The classroom I was teaching in was a blast from the past, chalk, a blackboard and rows of desks awaited and it wasn’t without trepidation that I entered and began to set up for my first entrepreneurship workshop. The girls arrived and took their places and it wasn’t without nerves that I started to teach in an environment that I had last encountered back in the 1980s when I began my teaching career.

The girls were very quiet and an expectant hush fell as I began the first of the sessions I was to run. We looked at their ambitions for the future, where they saw themselves in their adult life and their hopes and aspirations. Normally this session is one that evokes a lot of discussion but the girls were quiet… almost too quiet ! It became clear that the teaching methodologies we would employ were quite different to what the girls were used to experiencing but they were starting to open up so it was worthwhile persisting and this discussion eventually opened up a lively conversation and the shyness of the girls began to wear off very quickly and this set the scene for the future sessions.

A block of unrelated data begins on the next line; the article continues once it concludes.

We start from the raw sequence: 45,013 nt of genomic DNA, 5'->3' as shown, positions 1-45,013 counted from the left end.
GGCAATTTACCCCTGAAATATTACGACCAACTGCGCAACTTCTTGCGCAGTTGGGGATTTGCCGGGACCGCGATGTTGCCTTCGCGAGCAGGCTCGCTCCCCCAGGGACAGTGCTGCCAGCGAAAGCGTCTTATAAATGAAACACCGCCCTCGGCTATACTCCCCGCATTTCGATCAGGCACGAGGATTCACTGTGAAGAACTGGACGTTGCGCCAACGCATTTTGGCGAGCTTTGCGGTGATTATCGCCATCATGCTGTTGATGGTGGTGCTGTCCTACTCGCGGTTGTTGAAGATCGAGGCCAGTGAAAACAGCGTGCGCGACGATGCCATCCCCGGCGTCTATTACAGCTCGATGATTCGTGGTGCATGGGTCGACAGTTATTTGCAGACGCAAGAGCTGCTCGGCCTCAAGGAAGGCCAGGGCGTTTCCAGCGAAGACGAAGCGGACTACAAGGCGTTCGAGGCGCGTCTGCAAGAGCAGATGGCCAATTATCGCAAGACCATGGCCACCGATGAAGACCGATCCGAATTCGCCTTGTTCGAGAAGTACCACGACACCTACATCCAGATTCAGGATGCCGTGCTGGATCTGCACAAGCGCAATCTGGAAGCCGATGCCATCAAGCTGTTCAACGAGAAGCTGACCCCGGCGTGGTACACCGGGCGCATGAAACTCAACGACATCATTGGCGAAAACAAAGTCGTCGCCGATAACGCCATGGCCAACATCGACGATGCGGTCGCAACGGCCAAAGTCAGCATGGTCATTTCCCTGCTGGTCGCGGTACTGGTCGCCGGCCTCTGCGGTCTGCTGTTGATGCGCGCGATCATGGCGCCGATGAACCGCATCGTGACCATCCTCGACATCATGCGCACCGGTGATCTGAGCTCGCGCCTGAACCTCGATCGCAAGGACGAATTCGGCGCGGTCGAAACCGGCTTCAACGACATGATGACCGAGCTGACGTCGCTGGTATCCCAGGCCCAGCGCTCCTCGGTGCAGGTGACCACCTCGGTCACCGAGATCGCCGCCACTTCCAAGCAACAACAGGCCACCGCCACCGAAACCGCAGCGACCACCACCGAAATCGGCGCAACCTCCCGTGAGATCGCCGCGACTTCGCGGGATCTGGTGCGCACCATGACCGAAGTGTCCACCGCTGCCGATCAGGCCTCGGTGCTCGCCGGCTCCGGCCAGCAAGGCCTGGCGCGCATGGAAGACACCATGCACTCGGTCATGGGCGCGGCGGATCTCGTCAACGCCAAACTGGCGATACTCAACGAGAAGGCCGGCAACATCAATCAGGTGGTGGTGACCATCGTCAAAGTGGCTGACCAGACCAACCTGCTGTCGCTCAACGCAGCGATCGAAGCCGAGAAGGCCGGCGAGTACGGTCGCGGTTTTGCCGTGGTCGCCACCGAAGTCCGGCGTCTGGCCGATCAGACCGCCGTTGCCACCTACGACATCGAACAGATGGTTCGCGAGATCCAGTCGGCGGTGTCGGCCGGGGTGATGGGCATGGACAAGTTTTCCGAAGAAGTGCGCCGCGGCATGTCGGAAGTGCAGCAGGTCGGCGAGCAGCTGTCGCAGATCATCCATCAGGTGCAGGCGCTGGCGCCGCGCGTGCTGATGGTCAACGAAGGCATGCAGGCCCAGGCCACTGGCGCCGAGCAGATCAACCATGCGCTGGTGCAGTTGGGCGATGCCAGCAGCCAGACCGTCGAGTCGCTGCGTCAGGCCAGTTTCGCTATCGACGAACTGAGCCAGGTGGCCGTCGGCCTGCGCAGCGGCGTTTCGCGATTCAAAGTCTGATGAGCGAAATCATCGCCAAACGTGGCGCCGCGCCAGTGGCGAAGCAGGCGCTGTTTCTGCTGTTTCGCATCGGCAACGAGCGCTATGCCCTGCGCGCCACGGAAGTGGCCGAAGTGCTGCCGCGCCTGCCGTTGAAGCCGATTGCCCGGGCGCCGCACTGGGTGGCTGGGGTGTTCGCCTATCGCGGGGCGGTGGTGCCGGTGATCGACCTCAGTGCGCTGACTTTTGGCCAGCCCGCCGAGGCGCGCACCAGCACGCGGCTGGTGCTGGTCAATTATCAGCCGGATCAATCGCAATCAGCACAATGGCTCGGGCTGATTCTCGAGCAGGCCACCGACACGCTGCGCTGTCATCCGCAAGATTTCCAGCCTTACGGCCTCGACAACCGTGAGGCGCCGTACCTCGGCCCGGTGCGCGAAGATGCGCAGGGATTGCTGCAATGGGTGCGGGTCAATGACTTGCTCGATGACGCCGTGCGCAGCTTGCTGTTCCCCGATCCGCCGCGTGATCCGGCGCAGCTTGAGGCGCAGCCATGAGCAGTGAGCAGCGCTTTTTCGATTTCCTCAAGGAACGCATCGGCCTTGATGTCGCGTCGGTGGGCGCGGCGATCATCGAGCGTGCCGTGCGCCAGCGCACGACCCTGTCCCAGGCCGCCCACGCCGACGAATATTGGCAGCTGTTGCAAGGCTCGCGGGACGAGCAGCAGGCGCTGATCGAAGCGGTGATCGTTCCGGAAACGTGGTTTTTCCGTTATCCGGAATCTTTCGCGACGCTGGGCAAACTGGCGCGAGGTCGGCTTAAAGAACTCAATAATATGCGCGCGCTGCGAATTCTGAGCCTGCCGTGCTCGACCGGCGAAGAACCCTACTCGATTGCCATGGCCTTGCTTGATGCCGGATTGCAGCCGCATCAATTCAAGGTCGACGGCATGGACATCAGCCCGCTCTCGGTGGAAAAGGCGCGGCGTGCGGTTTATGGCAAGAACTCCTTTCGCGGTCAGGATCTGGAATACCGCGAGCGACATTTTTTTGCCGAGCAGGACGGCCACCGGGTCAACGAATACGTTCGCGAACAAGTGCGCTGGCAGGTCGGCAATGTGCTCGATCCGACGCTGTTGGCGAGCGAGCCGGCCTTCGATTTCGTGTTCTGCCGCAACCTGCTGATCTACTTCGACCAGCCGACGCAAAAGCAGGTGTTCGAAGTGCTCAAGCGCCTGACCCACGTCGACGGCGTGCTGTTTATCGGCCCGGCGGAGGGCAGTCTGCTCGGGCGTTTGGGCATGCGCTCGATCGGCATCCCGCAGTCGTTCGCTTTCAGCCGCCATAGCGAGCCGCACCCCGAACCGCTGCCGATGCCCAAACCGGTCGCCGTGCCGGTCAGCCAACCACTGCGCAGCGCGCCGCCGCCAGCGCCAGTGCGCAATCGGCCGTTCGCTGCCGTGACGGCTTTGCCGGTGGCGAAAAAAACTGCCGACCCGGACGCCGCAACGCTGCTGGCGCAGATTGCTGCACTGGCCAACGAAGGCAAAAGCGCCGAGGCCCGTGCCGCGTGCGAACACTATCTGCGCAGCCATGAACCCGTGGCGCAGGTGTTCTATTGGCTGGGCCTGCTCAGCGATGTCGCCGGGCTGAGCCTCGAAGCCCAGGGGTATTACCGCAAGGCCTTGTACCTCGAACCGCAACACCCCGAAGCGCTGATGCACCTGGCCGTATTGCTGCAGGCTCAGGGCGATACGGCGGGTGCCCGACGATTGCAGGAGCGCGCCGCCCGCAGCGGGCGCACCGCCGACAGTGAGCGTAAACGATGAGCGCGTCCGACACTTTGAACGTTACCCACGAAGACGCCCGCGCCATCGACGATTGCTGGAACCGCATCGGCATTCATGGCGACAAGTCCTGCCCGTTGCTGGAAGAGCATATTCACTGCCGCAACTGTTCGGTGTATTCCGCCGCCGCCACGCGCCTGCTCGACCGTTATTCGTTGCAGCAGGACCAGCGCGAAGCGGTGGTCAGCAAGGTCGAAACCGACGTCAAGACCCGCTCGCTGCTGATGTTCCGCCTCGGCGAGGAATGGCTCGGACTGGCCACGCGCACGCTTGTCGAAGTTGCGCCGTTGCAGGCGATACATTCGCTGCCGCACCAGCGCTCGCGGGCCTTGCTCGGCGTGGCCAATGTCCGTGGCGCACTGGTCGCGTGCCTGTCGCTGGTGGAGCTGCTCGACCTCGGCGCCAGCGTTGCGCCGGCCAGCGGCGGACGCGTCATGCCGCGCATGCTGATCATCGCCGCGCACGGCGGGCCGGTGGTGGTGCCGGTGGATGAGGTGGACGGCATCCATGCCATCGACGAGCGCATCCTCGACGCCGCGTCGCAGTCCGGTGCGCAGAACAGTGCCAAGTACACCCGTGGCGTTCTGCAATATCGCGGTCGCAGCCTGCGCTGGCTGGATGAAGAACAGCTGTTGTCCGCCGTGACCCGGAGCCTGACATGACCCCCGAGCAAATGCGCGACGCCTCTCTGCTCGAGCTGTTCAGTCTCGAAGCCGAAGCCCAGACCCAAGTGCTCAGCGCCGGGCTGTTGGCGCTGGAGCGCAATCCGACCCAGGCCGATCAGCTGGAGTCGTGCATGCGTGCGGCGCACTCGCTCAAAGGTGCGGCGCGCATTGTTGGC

So, I need not have worried as teenage girls have proven to be the same the world over!

The students then were allocated to groups of 5 based on their shared skill sets so they could complement each other when it came to setting up and running their jewellery/textiles businesses.

Once set up in teams of 5 the subsequent sessions then began to look at the practicalities of running a business.

Learning how to finance their businesses